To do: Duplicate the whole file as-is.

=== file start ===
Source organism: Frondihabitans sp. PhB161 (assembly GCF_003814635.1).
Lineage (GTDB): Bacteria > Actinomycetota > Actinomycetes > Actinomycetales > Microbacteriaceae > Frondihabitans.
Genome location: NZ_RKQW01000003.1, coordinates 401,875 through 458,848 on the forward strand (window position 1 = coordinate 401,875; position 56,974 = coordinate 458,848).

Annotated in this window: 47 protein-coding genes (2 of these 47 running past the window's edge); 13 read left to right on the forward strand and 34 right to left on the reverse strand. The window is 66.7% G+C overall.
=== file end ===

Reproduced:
Source organism: Frondihabitans sp. PhB161 (assembly GCF_003814635.1).
Lineage (GTDB): Bacteria > Actinomycetota > Actinomycetes > Actinomycetales > Microbacteriaceae > Frondihabitans.
Genome location: NZ_RKQW01000003.1, coordinates 401,875 through 458,848 on the forward strand (window position 1 = coordinate 401,875; position 56,974 = coordinate 458,848).

Annotated in this window: 47 protein-coding genes (2 of these 47 running past the window's edge); 13 read left to right on the forward strand and 34 right to left on the reverse strand. The window is 66.7% G+C overall.